# Finding negative cycles using the Bellman-Ford algorithm and a source node

I'm exploring the Bellman-Ford algorithm to detect and track negative cycles (a collection of ncycle that we can see in the implementation). I'm wondering if the algorithm finds the same collection regardless of the source node when we can reach any node from any other node.

• What do you mean by the "set" of negative cycles that Bellman-Ford finds? I suggest you edit your question to make it more precise. There might be a ton of negative cycles, and any particular execution of Bellman-Ford might reveal only one of those cycles.
– D.W.
Commented Apr 30 at 7:19
• @D.W. I added the algorithm I refer to.
– atos
Commented Apr 30 at 7:46
• I know what the Bellman-Ford algorithm is. That doesn't help. What is the motivation for this question? In what context did you encounter it? I don't understand what you mean by "a collection of ncycle" - perhaps you are referring to a specific implementation, but some context seems to be missing.
– D.W.
Commented Apr 30 at 7:47
• Have you checked the link? It describes said implementation (along with ncycle we get for every edge).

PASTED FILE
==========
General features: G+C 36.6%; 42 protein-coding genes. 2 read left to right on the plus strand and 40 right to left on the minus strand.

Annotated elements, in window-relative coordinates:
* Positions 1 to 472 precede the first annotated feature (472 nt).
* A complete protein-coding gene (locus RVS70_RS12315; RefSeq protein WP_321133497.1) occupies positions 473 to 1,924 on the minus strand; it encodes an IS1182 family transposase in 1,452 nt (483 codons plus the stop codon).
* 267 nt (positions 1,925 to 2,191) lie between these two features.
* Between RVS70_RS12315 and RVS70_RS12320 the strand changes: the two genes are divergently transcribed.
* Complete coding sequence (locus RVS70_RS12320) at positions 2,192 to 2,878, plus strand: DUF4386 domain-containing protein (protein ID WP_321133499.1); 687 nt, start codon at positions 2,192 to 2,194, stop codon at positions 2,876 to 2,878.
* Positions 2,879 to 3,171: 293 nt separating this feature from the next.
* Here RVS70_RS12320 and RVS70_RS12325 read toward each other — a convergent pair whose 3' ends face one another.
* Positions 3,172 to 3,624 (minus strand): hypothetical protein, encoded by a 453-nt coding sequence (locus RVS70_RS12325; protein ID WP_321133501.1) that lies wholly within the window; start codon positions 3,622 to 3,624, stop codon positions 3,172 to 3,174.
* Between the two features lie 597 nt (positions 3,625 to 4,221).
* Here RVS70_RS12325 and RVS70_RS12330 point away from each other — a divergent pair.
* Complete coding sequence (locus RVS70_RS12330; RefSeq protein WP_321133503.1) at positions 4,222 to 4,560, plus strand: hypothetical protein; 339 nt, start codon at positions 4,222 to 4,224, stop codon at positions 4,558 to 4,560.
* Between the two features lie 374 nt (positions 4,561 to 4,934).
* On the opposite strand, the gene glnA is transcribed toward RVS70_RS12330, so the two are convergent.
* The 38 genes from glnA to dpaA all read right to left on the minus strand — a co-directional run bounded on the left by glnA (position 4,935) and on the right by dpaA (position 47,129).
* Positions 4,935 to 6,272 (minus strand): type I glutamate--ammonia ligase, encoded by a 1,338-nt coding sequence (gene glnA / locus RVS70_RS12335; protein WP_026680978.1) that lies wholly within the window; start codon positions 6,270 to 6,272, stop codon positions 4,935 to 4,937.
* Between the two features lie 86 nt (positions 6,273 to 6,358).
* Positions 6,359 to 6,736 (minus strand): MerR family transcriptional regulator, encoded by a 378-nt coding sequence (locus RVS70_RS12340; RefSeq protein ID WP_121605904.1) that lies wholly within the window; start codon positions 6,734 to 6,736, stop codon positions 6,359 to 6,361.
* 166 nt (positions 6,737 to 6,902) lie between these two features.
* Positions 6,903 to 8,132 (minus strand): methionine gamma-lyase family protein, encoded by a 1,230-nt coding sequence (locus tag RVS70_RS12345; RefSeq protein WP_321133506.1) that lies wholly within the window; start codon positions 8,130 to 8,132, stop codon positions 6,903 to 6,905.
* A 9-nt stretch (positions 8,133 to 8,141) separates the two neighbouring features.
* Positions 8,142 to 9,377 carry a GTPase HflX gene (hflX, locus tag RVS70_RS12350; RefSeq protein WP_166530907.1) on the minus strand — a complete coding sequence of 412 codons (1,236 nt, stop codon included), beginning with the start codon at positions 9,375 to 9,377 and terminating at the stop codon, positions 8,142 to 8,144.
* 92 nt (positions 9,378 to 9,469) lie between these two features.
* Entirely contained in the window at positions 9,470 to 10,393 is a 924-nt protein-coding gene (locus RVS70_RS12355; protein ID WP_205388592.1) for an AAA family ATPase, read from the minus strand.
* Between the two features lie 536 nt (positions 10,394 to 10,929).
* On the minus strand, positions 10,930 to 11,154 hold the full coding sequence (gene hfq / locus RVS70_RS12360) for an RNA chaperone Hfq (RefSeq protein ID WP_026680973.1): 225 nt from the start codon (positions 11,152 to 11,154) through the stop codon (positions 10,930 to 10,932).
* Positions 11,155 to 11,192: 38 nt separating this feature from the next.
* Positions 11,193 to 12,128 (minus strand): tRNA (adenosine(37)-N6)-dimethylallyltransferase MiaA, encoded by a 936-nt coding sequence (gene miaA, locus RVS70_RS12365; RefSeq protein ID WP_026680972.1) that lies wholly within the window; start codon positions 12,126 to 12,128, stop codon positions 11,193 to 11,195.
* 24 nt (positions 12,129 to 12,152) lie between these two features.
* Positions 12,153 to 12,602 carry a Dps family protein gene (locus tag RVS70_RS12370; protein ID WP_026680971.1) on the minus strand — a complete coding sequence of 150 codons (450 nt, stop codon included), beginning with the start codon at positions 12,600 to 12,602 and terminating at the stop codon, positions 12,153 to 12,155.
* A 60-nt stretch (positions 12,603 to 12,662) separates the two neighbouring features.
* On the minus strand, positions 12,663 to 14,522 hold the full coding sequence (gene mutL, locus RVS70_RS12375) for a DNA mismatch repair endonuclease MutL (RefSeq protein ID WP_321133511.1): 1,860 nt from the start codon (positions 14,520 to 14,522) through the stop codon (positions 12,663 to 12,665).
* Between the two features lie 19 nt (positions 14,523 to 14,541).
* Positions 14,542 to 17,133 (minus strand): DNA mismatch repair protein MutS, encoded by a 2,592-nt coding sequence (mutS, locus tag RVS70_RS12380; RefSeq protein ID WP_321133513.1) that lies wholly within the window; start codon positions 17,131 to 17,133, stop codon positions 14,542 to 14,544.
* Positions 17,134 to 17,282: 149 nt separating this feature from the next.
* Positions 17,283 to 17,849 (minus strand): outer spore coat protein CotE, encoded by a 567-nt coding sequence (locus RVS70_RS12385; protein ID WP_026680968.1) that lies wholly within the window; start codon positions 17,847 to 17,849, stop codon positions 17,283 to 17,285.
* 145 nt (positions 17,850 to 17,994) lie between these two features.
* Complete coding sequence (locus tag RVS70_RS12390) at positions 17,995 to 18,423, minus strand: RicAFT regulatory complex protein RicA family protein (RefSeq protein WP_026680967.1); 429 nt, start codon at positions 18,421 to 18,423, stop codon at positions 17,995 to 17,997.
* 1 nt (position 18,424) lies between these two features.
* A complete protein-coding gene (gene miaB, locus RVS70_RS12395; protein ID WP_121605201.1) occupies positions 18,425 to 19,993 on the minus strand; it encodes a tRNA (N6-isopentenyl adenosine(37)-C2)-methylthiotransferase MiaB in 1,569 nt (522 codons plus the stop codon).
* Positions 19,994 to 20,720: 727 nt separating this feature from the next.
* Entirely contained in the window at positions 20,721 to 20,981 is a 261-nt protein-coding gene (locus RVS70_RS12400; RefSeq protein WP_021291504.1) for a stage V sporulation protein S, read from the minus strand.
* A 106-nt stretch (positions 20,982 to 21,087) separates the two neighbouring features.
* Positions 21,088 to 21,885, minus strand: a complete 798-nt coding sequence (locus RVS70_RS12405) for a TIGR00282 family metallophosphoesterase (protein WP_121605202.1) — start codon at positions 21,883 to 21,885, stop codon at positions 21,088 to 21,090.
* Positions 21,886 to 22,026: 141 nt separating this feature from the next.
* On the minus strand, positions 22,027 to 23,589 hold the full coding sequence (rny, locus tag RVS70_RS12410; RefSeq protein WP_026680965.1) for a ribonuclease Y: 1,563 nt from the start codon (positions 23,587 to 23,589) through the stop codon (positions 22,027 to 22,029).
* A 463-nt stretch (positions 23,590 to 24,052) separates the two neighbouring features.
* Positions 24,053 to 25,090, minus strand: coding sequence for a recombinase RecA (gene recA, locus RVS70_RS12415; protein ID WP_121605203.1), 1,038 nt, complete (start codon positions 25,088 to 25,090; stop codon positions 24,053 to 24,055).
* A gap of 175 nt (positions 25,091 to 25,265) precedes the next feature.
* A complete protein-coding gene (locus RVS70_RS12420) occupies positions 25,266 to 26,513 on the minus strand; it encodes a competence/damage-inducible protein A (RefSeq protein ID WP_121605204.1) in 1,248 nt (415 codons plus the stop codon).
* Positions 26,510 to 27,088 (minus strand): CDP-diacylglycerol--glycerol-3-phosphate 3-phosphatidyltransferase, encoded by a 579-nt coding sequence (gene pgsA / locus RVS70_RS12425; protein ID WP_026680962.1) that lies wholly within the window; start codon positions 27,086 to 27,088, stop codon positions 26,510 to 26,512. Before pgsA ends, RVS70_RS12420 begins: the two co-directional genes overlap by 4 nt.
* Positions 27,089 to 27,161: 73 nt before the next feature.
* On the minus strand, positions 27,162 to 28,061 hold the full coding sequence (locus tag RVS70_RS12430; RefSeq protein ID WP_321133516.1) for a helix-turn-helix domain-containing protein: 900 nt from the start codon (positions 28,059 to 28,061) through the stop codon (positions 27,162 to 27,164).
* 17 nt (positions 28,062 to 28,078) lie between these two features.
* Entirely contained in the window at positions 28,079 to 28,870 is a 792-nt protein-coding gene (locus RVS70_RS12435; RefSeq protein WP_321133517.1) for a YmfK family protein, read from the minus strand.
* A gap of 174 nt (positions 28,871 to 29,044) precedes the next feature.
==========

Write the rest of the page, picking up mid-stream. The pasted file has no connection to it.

– atos
Commented Apr 30 at 9:25
• I believe there might be some confusion here. ncycle is simply a linked list (presumably, or any ordered set of elements) that contains all vertices of some negative-weight cycle in the graph (i.e. a cycle where the sum of all weights is below $0$). It is not the set of all negative-weight cycles in the graph. Commented Apr 30 at 10:54

Your question is unclear since it is not explicit what a "collection of ncycle" means. I believe you are asking whether the Wikipedia implementation of the Bellman-Ford algorithm finds the same negative-weight cycle (assuming there is one) regardless of which source vertex we pick in the final depth-first search (DFS) when the input graph is strongly connected (i.e. for any pair of vertices $$u,v$$, there exist directed paths from $$u$$ to $$v$$ and $$v$$ to $$u$$).
As you can observe, it is strongly connected; you can pick any pair of distinct vertices $$u,v$$ and find a path from $$u$$ to $$v$$. Yet, picking vertex 1 as a source for the final negative-weight cycle detection yields the cycle 1, 2, 3, while picking vertex 4 as a source yields 4, 5, 6.